Readers may well be aware of the TradeGlobal (TG) saga at Singapore Post Limited (SGX: S08) (“SingPost”). The company took a massive impairment charge of $185.0 million for the eCommerce subsidiary in the final quarter of FY2016/17. SingPost had previously paid $236 million to acquire the 96.3% stake from private equity firm Bregal Sagemount in October 2015. This impairment wiped off nearly 80% of the deal value.
|Figure 1. TradeGlobal logo.|
Earlier this year, SingPost had appointed WongPartnership (“WongP”) as legal counsel to review the TG Acquisition, and also appointed FTI Consulting to assess the adequacy of the financial and commercial due diligence performed in relation to the transaction. On 17 July 2017, SingPost submitted a preliminary report of the review to the Singapore Exchange. You can download the report here. Straits Times had published a summary of the report. You can read it here.
The report proved pretty damning. It revealed that SingPost (or to be precise, SingPost’s board of directors) failed to cover pertinent issues before going ahead with the acquisition in 2015. There were red flags that should have been raised during the due diligence process, but were not.
One red flag is that SingPost’s intended purchase price for TG was much higher than what previous owner Bregal Sagemount had paid. SingPost’s board came to know this information a week before the signing of the purchase agreement, but no further due diligence was carried out.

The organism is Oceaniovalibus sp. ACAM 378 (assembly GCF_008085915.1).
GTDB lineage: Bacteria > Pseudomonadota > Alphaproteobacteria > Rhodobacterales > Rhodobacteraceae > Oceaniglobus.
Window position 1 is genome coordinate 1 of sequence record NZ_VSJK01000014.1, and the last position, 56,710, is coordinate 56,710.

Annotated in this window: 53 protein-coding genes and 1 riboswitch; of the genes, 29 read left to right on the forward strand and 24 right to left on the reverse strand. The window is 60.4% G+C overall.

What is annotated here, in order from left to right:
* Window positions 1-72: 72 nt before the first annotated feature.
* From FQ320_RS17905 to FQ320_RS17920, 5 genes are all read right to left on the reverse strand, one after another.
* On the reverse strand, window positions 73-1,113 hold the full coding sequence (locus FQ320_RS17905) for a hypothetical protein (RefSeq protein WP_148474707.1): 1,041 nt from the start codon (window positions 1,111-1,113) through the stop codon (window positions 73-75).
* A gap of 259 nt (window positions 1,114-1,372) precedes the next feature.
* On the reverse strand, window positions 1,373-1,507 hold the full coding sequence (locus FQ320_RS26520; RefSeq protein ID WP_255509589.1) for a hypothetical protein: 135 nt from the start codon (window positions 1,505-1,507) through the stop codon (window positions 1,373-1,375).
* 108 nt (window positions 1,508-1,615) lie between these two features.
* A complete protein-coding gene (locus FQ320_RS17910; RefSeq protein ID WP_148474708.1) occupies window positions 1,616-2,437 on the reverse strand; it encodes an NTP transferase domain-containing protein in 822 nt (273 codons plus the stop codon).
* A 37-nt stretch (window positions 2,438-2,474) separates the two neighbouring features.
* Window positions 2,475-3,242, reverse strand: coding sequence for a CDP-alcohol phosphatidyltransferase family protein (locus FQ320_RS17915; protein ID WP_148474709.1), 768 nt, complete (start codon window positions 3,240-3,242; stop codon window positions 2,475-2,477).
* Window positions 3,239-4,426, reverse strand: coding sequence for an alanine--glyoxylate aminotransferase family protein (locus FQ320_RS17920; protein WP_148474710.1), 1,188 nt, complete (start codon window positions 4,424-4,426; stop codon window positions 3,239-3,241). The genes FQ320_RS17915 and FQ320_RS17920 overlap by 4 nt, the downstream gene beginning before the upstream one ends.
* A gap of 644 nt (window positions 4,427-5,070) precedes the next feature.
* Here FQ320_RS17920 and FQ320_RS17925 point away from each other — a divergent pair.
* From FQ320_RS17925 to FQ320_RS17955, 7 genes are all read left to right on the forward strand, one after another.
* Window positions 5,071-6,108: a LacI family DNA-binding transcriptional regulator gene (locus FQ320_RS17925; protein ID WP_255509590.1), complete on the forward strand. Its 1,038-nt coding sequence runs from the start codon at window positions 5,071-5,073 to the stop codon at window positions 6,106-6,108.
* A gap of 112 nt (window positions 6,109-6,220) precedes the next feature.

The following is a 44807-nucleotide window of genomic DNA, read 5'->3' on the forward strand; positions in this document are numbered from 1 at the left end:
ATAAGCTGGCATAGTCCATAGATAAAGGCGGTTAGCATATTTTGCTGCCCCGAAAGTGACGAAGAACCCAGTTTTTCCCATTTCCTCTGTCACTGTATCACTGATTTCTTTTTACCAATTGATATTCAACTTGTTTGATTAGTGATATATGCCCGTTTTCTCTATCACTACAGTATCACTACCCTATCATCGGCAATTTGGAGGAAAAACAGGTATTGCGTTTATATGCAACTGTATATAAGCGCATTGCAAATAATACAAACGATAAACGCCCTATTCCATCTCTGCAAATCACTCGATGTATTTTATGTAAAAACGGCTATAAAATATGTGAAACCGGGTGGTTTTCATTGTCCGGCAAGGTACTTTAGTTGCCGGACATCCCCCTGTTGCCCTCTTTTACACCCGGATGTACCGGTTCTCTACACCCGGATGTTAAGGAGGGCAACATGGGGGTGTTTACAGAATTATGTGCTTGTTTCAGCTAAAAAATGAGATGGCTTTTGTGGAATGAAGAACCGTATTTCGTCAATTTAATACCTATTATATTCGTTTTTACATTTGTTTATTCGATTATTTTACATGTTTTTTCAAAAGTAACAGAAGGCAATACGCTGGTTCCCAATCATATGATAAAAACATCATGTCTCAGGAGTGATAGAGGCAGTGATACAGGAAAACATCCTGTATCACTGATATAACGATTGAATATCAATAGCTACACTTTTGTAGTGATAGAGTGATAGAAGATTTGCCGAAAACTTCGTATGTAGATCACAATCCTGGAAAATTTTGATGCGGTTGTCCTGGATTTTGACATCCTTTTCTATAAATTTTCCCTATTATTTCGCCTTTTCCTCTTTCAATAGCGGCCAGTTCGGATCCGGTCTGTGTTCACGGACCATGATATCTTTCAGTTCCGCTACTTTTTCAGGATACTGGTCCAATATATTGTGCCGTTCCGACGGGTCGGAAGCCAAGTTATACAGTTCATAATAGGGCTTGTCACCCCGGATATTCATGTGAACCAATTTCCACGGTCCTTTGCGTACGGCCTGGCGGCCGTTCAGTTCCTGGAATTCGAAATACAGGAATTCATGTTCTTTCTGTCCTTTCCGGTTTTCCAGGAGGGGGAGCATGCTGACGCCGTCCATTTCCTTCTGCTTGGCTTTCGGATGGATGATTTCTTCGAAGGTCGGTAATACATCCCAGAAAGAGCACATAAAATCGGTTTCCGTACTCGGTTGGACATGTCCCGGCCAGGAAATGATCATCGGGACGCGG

Another red flag is that TG’s main subsidiary had significantly underperformed its forecasts in the two fiscal years before SingPost’s acquisition. In the preliminary report, WongP wrote,
“The significant underperformance in the years immediately prior to the TG Acquisition, in view of the Aggressive Forecast Risk, warranted greater scepticism as to the achievability of the forecasts, and a more conservative valuation of TG may have been arrived at following an examination in greater detail of previous and current forecasts.”
WongP added further that,
“Where forecasts of a target company’s performance are potentially aggressive, it would have been best practice to explicitly consider the implication of historical multiples on the valuation of TG. Despite the Aggressive Forecast Risk, the valuations presented to the Board were based only on forecasts, and no valuations based on historical multiples were presented.”
In short, SingPost did not fully consider all angles before proceeding with the acquisition. But to be fair to SingPost’s board of directors, it is mind boggling, or nearly impossible – “nearly impossible” because in hindsight, everything looks possible – to take every speck of data into consideration before arriving at a business decision. (Imagine if you have to carefully weigh your choice of food between the calories and reviewers’ ratings on HungryGoWhere, would you still be able to have any lunch at all?)
The Road Ahead
My apologies to SingPost shareholders (my wife included) if my analogy isn’t appropriate. SingPost’s board of directors should have taken a more conservative stance, since we are talking about multi-million dollar acquisitions, not ten dollar lunches here. Investors have reacted bearishly since the FY2016/17 results release. The stock had plunged 11 per cent before recovering to a loss of 2.9 per cent till date.
|Figure 2. SingPost’s price movement since FY2016/17 results release.|
At this point, the damage is done. The impairment charge has been taken, and SingPost’s management is now executing a turnaround plan for TG. What lies ahead for SingPost from here?
In my next post, I review contemporary research on the prospects of various business segments that SingPost operates in.
Watch this space.
The Eleutherian Odyssey